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Thursday, April 17, 2014

Film Clips: April 17

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Bears G

Alaska’s brown bears receive the Disney nature film treatment as a mother and her two newborn cubs are followed throughout the first year of their lives. With avalanche season looming, Sky awakens from her hibernation to bitterly cold spring temperatures. Her first goal is putting distance between her cubs and the unstable mountain where they have holed up for the winter. Fattening themselves during the summer, the mother and her cubs seek to evade ever-present wolves while staying well away from rival male bears and predators—all in hopes the salmon run will provide the food they need to survive the coming winter. (Lisa Miller)

 

A Haunted House 2 R

Back to spoof the most recent horror hits, Marlon Wayans continues to send up the Paranormal Activity films via the documentary-style “found footage” that has become integral to that franchise. Though the first Haunted House was critically panned, there’s no escaping the fact that the $2.5 million production earned $60 million at the box office. Little attempt is made to contribute anything new, worthwhile or amusing to the horror-mocking genre, but Wayans is, as always, an affable presence who makes this cash-grabbing enterprise seem almost bearable. (L.M.)

 

Le Week-End R

Jim Broadbent and Lindsay Duncan are marvelously nuanced as Nick and Meg, an old married academic couple from England on vacation in Paris. They know each other well, but maybe too well and not well enough. Directed with grace and empathy by Roger Michell (Notting Hill) from a screenplay by Hanif Kureishi (My Beautiful Launderette), Le Week-End is an ongoing set of conversations revealing the desire and disappointment contained within the wobbly frame of a marriage held together by habit and anxiety as much as anything else, as well as the sense that life’s opportunities have passed. Jeff Goldblum delivers a witty performance as Nick’s successful friend, the toast of the Paris intelligentsia (and with a young trophy wife in tow). (David Luhrssen)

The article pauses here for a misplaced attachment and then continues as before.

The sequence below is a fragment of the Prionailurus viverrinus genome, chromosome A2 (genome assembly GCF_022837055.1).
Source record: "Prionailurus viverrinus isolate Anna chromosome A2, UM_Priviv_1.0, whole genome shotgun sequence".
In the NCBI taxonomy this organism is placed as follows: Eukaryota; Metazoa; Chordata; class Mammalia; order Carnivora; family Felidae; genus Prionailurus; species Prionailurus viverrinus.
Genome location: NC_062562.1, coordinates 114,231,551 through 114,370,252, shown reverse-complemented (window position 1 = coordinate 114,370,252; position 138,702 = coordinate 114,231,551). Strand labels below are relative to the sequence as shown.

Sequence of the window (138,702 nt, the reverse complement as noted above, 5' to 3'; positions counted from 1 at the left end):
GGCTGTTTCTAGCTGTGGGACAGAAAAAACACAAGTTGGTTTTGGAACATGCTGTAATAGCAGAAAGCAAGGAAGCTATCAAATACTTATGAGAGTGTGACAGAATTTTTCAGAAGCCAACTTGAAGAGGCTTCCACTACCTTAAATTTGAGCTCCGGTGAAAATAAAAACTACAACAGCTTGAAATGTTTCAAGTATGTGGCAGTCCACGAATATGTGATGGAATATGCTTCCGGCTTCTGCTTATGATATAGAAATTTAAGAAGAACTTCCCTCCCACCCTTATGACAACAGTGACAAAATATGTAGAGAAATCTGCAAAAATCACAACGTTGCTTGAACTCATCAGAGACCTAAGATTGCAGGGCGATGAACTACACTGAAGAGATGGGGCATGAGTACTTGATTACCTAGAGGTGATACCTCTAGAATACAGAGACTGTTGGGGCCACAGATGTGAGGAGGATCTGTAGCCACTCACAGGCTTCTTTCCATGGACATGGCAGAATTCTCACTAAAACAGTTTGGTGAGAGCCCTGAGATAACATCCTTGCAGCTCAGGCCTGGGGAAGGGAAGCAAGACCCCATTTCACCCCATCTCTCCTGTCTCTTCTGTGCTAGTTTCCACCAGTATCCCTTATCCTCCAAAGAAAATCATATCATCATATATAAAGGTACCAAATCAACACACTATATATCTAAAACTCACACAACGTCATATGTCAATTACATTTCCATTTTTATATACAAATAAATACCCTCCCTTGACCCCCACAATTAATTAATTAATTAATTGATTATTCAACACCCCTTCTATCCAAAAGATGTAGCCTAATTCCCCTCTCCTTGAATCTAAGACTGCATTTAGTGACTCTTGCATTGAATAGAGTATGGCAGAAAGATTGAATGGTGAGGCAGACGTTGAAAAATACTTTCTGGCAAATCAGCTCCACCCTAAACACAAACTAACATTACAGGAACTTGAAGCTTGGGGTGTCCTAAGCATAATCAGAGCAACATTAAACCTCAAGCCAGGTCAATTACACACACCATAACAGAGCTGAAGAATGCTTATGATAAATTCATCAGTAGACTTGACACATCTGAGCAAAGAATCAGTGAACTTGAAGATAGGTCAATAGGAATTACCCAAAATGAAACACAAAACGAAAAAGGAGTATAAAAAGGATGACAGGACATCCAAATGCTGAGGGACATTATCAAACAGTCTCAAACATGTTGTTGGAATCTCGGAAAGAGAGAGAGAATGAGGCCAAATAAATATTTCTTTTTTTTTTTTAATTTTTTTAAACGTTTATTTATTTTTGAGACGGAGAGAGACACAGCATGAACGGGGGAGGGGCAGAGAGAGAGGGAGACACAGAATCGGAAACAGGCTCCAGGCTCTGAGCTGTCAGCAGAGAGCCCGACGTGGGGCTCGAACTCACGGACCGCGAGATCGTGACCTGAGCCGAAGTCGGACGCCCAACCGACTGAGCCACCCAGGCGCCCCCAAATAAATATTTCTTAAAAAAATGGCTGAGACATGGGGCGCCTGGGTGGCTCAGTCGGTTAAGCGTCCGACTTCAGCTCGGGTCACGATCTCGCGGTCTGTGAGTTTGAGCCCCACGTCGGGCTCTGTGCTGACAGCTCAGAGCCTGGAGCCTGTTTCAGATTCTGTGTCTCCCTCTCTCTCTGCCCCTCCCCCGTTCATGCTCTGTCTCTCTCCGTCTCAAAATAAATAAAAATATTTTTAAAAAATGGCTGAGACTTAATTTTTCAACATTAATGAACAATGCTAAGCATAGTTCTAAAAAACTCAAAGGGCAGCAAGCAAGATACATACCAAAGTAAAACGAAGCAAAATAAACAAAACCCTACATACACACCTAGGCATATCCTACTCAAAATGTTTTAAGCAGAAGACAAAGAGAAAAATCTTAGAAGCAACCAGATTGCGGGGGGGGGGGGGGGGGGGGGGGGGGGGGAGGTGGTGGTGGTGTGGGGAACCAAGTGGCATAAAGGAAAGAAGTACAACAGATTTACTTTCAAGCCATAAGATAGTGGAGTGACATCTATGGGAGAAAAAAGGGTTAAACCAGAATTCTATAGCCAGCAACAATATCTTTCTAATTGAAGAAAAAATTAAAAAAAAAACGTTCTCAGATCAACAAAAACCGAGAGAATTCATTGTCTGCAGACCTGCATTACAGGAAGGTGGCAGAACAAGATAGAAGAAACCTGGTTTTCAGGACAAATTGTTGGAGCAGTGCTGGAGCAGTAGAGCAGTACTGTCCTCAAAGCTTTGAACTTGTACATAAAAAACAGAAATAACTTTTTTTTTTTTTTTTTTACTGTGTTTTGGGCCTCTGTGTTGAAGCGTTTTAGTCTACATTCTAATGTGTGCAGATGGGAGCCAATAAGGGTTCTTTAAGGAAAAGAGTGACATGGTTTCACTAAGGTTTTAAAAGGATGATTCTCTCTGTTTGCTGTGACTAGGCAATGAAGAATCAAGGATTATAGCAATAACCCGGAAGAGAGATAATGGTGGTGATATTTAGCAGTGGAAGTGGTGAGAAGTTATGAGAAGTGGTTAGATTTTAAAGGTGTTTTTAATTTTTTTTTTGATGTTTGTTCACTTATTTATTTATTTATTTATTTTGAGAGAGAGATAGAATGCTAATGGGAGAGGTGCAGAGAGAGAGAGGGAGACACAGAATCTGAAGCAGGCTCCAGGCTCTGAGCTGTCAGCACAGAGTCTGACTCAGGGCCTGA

Transcendence PG-13

Will Caster (Johnny Depp), the premier expert on artificial intelligence, receives a mortal injury and requests that his consciousness be uploaded to a computer prior to his death. Caster’s wife Evelyn (Rebecca Hall) struggles to remain emotionally connected to her computer-dwelling husband, even as he embraces his new digital existence and begins to believe that only he understands what is best for the planet and mankind. Caster’s associate Max (Paul Bettany) is determined to rid the world of this new version of Caster, but finds that deleting his former friend from the Internet is virtually impossible, but necessary to protect our freedom. Directed by Christopher Nolan’s cinematographer Wally Pfister, Transcendence boats strong visuals fleshed out by intelligent performances from Depp, Hall and Bettany. (L.M.)